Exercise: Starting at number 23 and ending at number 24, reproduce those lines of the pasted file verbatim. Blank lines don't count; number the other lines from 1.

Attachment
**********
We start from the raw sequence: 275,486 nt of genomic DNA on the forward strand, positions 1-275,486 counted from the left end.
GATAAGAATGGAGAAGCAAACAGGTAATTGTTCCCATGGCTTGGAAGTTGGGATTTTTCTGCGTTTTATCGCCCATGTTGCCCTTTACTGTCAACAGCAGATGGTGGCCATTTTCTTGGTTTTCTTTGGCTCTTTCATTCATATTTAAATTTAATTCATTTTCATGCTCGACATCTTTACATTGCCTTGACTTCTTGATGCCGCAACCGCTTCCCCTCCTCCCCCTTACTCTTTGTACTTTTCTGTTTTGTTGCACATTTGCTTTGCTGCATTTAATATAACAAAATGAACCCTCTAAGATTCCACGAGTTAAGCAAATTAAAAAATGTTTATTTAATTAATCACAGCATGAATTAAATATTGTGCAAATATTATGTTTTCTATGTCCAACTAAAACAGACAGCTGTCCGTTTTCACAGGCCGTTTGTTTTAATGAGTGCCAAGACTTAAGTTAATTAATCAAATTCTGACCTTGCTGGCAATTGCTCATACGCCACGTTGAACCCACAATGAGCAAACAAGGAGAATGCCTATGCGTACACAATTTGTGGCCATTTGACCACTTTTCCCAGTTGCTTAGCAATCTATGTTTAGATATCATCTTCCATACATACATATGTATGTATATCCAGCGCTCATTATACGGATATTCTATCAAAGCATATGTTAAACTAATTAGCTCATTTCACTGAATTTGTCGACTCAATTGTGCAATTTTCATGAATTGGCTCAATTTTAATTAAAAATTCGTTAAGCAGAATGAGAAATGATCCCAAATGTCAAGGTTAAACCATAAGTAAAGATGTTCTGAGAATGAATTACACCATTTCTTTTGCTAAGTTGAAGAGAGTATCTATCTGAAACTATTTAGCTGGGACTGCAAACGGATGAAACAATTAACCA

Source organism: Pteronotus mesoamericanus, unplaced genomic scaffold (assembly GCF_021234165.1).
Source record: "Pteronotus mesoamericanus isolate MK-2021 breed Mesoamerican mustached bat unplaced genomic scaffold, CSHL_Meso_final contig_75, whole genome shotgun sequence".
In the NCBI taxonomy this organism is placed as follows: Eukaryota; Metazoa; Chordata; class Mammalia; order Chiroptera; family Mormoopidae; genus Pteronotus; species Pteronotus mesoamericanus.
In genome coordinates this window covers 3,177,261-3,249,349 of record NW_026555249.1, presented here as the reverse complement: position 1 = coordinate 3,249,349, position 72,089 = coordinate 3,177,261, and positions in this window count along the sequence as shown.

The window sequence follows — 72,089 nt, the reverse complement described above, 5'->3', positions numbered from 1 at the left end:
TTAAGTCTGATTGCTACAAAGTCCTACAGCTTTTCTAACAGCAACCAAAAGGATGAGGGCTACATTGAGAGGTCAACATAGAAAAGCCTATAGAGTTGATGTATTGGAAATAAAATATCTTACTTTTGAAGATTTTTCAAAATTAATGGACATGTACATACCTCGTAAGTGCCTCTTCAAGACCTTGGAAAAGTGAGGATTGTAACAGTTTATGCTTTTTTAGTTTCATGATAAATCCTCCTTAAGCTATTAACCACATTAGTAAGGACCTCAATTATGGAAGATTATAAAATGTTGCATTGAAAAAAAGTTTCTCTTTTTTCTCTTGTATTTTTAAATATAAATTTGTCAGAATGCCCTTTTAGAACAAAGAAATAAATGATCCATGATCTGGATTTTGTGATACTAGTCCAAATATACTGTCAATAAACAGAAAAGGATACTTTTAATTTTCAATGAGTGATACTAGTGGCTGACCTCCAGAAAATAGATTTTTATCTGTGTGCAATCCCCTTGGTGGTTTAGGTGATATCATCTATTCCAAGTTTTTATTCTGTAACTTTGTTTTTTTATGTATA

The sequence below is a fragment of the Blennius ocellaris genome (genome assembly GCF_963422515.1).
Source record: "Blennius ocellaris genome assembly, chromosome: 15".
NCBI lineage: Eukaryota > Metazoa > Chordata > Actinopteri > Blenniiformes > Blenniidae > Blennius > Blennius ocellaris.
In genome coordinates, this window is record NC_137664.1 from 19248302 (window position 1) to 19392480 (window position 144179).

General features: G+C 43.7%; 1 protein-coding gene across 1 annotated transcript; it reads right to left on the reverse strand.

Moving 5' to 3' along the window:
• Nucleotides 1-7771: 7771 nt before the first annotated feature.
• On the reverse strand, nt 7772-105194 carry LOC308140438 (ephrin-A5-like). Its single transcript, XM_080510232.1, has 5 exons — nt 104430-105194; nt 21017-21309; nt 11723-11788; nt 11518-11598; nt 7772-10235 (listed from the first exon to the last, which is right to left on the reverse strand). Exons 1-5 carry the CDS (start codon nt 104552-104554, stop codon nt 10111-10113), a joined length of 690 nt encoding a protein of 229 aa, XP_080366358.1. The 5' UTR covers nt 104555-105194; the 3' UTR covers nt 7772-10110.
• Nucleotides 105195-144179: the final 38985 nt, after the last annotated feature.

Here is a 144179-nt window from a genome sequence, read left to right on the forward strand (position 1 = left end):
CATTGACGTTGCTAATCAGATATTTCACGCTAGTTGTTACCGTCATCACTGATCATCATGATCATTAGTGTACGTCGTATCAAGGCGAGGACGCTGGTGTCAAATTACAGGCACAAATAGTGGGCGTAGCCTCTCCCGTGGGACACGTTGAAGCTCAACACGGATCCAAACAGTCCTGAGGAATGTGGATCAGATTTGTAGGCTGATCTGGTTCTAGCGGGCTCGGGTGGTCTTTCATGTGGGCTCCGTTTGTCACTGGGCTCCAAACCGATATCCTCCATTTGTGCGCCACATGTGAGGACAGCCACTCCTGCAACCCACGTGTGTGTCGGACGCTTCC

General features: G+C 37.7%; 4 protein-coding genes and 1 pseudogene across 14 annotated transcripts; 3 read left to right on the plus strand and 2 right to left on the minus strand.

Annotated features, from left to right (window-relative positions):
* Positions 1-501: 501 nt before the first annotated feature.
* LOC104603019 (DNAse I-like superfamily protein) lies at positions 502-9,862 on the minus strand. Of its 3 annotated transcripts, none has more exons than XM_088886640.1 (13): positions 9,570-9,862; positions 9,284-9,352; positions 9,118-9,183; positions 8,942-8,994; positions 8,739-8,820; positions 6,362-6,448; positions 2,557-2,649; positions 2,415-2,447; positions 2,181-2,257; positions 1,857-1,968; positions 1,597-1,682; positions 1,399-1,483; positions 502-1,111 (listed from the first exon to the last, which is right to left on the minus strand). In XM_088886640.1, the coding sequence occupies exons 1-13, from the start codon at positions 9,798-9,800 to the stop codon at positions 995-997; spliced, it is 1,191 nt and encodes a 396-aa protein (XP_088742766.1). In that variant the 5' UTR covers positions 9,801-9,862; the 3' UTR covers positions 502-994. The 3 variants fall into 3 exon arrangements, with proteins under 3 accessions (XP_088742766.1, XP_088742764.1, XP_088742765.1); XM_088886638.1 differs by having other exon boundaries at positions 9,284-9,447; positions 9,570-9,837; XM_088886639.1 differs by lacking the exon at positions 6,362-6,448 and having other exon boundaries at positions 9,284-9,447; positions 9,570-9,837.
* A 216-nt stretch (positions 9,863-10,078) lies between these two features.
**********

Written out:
* LOC104603019 (DNAse I-like superfamily protein) lies at positions 502-9,862 on the minus strand. Of its 3 annotated transcripts, none has more exons than XM_088886640.1 (13): positions 9,570-9,862; positions 9,284-9,352; positions 9,118-9,183; positions 8,942-8,994; positions 8,739-8,820; positions 6,362-6,448; positions 2,557-2,649; positions 2,415-2,447; positions 2,181-2,257; positions 1,857-1,968; positions 1,597-1,682; positions 1,399-1,483; positions 502-1,111 (listed from the first exon to the last, which is right to left on the minus strand). In XM_088886640.1, the coding sequence occupies exons 1-13, from the start codon at positions 9,798-9,800 to the stop codon at positions 995-997; spliced, it is 1,191 nt and encodes a 396-aa protein (XP_088742766.1). In that variant the 5' UTR covers positions 9,801-9,862; the 3' UTR covers positions 502-994. The 3 variants fall into 3 exon arrangements, with proteins under 3 accessions (XP_088742766.1, XP_088742764.1, XP_088742765.1); XM_088886638.1 differs by having other exon boundaries at positions 9,284-9,447; positions 9,570-9,837; XM_088886639.1 differs by lacking the exon at positions 6,362-6,448 and having other exon boundaries at positions 9,284-9,447; positions 9,570-9,837.
* A 216-nt stretch (positions 9,863-10,078) lies between these two features.